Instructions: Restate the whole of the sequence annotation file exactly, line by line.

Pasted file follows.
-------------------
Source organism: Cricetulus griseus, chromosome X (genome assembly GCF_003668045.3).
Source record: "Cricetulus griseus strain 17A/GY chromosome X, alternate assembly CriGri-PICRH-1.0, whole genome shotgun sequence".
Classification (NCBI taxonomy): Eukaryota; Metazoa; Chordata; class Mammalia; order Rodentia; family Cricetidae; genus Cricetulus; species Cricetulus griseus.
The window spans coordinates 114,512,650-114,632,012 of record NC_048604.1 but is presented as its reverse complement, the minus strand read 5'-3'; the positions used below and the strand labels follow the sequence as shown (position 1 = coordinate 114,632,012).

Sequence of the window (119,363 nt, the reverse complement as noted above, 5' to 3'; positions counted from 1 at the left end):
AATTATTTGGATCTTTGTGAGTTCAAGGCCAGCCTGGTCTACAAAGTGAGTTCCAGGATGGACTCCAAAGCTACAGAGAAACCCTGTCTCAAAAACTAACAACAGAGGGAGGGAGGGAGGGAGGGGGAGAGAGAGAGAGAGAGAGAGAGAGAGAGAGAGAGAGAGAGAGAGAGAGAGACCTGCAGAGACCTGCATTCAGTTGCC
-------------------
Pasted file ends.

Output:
Source organism: Cricetulus griseus, chromosome X (genome assembly GCF_003668045.3).
Source record: "Cricetulus griseus strain 17A/GY chromosome X, alternate assembly CriGri-PICRH-1.0, whole genome shotgun sequence".
Classification (NCBI taxonomy): Eukaryota; Metazoa; Chordata; class Mammalia; order Rodentia; family Cricetidae; genus Cricetulus; species Cricetulus griseus.
The window spans coordinates 114,512,650-114,632,012 of record NC_048604.1 but is presented as its reverse complement, the minus strand read 5'-3'; the positions used below and the strand labels follow the sequence as shown (position 1 = coordinate 114,632,012).

Sequence of the window (119,363 nt, the reverse complement as noted above, 5' to 3'; positions counted from 1 at the left end):
AATTATTTGGATCTTTGTGAGTTCAAGGCCAGCCTGGTCTACAAAGTGAGTTCCAGGATGGACTCCAAAGCTACAGAGAAACCCTGTCTCAAAAACTAACAACAGAGGGAGGGAGGGAGGGAGGGGGAGAGAGAGAGAGAGAGAGAGAGAGAGAGAGAGAGAGAGAGAGAGAGAGAGACCTGCAGAGACCTGCATTCAGTTGCC